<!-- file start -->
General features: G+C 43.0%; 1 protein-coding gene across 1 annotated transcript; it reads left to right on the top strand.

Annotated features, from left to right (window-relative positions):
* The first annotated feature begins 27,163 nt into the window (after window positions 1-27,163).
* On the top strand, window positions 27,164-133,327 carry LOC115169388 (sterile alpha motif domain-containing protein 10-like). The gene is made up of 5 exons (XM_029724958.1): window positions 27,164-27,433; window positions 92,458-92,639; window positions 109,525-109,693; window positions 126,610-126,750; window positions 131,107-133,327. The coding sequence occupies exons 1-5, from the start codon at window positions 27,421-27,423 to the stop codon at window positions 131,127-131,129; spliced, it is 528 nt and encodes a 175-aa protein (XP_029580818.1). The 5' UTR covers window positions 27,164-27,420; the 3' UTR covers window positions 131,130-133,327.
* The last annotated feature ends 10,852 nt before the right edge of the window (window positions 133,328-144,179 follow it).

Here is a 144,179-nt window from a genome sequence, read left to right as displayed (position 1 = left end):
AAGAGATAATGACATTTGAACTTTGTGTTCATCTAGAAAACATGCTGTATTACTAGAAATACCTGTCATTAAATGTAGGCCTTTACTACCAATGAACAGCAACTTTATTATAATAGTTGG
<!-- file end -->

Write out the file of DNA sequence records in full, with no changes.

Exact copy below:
General features: G+C 43.0%; 1 protein-coding gene across 1 annotated transcript; it reads left to right on the top strand.

Annotated features, from left to right (window-relative positions):
* The first annotated feature begins 27,163 nt into the window (after window positions 1-27,163).
* On the top strand, window positions 27,164-133,327 carry LOC115169388 (sterile alpha motif domain-containing protein 10-like). The gene is made up of 5 exons (XM_029724958.1): window positions 27,164-27,433; window positions 92,458-92,639; window positions 109,525-109,693; window positions 126,610-126,750; window positions 131,107-133,327. The coding sequence occupies exons 1-5, from the start codon at window positions 27,421-27,423 to the stop codon at window positions 131,127-131,129; spliced, it is 528 nt and encodes a 175-aa protein (XP_029580818.1). The 5' UTR covers window positions 27,164-27,420; the 3' UTR covers window positions 131,130-133,327.
* The last annotated feature ends 10,852 nt before the right edge of the window (window positions 133,328-144,179 follow it).

Here is a 144,179-nt window from a genome sequence, read left to right as displayed (position 1 = left end):
AAGAGATAATGACATTTGAACTTTGTGTTCATCTAGAAAACATGCTGTATTACTAGAAATACCTGTCATTAAATGTAGGCCTTTACTACCAATGAACAGCAACTTTATTATAATAGTTGG